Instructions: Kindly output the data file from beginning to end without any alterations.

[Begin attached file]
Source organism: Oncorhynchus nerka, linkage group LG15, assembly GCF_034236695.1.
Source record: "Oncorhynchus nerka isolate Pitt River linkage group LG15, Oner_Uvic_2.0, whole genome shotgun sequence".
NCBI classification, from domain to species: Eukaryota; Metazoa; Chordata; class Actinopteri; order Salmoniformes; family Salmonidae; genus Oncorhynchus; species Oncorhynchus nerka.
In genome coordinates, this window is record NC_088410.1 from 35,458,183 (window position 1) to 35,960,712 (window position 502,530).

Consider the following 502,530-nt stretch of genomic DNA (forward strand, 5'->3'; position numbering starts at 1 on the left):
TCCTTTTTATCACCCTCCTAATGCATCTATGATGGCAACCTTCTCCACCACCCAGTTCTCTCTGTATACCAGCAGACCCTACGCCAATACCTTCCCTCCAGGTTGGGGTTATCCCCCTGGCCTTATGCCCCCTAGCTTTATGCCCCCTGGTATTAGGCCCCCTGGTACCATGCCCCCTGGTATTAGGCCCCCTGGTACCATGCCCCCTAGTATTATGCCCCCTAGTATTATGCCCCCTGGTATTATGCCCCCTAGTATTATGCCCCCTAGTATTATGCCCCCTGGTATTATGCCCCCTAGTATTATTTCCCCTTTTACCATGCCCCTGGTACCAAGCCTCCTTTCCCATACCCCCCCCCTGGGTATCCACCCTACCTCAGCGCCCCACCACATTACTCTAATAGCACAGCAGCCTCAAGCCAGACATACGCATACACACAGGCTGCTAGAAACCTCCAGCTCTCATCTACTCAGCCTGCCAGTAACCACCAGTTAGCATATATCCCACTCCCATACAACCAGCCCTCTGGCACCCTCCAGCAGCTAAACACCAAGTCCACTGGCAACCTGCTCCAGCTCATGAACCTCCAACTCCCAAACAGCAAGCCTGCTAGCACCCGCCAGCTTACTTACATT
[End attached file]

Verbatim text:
Source organism: Oncorhynchus nerka, linkage group LG15, assembly GCF_034236695.1.
Source record: "Oncorhynchus nerka isolate Pitt River linkage group LG15, Oner_Uvic_2.0, whole genome shotgun sequence".
NCBI classification, from domain to species: Eukaryota; Metazoa; Chordata; class Actinopteri; order Salmoniformes; family Salmonidae; genus Oncorhynchus; species Oncorhynchus nerka.
In genome coordinates, this window is record NC_088410.1 from 35,458,183 (window position 1) to 35,960,712 (window position 502,530).

Consider the following 502,530-nt stretch of genomic DNA (forward strand, 5'->3'; position numbering starts at 1 on the left):
TCCTTTTTATCACCCTCCTAATGCATCTATGATGGCAACCTTCTCCACCACCCAGTTCTCTCTGTATACCAGCAGACCCTACGCCAATACCTTCCCTCCAGGTTGGGGTTATCCCCCTGGCCTTATGCCCCCTAGCTTTATGCCCCCTGGTATTAGGCCCCCTGGTACCATGCCCCCTGGTATTAGGCCCCCTGGTACCATGCCCCCTAGTATTATGCCCCCTAGTATTATGCCCCCTGGTATTATGCCCCCTAGTATTATGCCCCCTAGTATTATGCCCCCTGGTATTATGCCCCCTAGTATTATTTCCCCTTTTACCATGCCCCTGGTACCAAGCCTCCTTTCCCATACCCCCCCCCTGGGTATCCACCCTACCTCAGCGCCCCACCACATTACTCTAATAGCACAGCAGCCTCAAGCCAGACATACGCATACACACAGGCTGCTAGAAACCTCCAGCTCTCATCTACTCAGCCTGCCAGTAACCACCAGTTAGCATATATCCCACTCCCATACAACCAGCCCTCTGGCACCCTCCAGCAGCTAAACACCAAGTCCACTGGCAACCTGCTCCAGCTCATGAACCTCCAACTCCCAAACAGCAAGCCTGCTAGCACCCGCCAGCTTACTTACATT